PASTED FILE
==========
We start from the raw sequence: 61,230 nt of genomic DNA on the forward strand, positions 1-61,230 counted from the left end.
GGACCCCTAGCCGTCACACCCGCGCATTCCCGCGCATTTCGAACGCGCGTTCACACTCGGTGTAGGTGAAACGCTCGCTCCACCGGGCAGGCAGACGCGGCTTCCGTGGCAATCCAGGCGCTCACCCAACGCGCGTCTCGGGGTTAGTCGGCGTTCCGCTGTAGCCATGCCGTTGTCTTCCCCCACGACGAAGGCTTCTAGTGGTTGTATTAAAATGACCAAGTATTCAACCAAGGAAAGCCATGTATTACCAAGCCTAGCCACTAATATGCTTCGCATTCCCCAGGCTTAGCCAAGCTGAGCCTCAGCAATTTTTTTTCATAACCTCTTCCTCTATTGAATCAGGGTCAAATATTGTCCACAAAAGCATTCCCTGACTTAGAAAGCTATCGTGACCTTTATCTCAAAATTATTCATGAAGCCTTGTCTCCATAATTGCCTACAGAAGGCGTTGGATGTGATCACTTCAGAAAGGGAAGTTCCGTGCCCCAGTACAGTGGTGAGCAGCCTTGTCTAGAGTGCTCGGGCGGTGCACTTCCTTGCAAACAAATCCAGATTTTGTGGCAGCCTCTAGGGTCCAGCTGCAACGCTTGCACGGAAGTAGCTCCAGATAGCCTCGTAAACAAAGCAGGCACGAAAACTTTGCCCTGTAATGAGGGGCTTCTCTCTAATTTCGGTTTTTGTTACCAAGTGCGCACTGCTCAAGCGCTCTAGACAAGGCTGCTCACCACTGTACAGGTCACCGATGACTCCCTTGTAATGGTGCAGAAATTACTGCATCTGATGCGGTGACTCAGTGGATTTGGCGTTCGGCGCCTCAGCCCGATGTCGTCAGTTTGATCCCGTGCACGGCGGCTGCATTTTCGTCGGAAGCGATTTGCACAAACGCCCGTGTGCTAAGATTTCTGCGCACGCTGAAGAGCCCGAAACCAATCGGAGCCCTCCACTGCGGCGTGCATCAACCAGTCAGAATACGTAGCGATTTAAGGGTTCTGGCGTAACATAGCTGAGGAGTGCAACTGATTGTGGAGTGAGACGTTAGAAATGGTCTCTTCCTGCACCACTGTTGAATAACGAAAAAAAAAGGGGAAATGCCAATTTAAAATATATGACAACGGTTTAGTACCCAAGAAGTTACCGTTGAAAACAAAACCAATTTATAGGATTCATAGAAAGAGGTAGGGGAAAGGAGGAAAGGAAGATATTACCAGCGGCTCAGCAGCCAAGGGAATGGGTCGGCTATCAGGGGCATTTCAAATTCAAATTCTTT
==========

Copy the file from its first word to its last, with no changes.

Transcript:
We start from the raw sequence: 61,230 nt of genomic DNA on the forward strand, positions 1-61,230 counted from the left end.
GGACCCCTAGCCGTCACACCCGCGCATTCCCGCGCATTTCGAACGCGCGTTCACACTCGGTGTAGGTGAAACGCTCGCTCCACCGGGCAGGCAGACGCGGCTTCCGTGGCAATCCAGGCGCTCACCCAACGCGCGTCTCGGGGTTAGTCGGCGTTCCGCTGTAGCCATGCCGTTGTCTTCCCCCACGACGAAGGCTTCTAGTGGTTGTATTAAAATGACCAAGTATTCAACCAAGGAAAGCCATGTATTACCAAGCCTAGCCACTAATATGCTTCGCATTCCCCAGGCTTAGCCAAGCTGAGCCTCAGCAATTTTTTTTCATAACCTCTTCCTCTATTGAATCAGGGTCAAATATTGTCCACAAAAGCATTCCCTGACTTAGAAAGCTATCGTGACCTTTATCTCAAAATTATTCATGAAGCCTTGTCTCCATAATTGCCTACAGAAGGCGTTGGATGTGATCACTTCAGAAAGGGAAGTTCCGTGCCCCAGTACAGTGGTGAGCAGCCTTGTCTAGAGTGCTCGGGCGGTGCACTTCCTTGCAAACAAATCCAGATTTTGTGGCAGCCTCTAGGGTCCAGCTGCAACGCTTGCACGGAAGTAGCTCCAGATAGCCTCGTAAACAAAGCAGGCACGAAAACTTTGCCCTGTAATGAGGGGCTTCTCTCTAATTTCGGTTTTTGTTACCAAGTGCGCACTGCTCAAGCGCTCTAGACAAGGCTGCTCACCACTGTACAGGTCACCGATGACTCCCTTGTAATGGTGCAGAAATTACTGCATCTGATGCGGTGACTCAGTGGATTTGGCGTTCGGCGCCTCAGCCCGATGTCGTCAGTTTGATCCCGTGCACGGCGGCTGCATTTTCGTCGGAAGCGATTTGCACAAACGCCCGTGTGCTAAGATTTCTGCGCACGCTGAAGAGCCCGAAACCAATCGGAGCCCTCCACTGCGGCGTGCATCAACCAGTCAGAATACGTAGCGATTTAAGGGTTCTGGCGTAACATAGCTGAGGAGTGCAACTGATTGTGGAGTGAGACGTTAGAAATGGTCTCTTCCTGCACCACTGTTGAATAACGAAAAAAAAAGGGGAAATGCCAATTTAAAATATATGACAACGGTTTAGTACCCAAGAAGTTACCGTTGAAAACAAAACCAATTTATAGGATTCATAGAAAGAGGTAGGGGAAAGGAGGAAAGGAAGATATTACCAGCGGCTCAGCAGCCAAGGGAATGGGTCGGCTATCAGGGGCATTTCAAATTCAAATTCTTT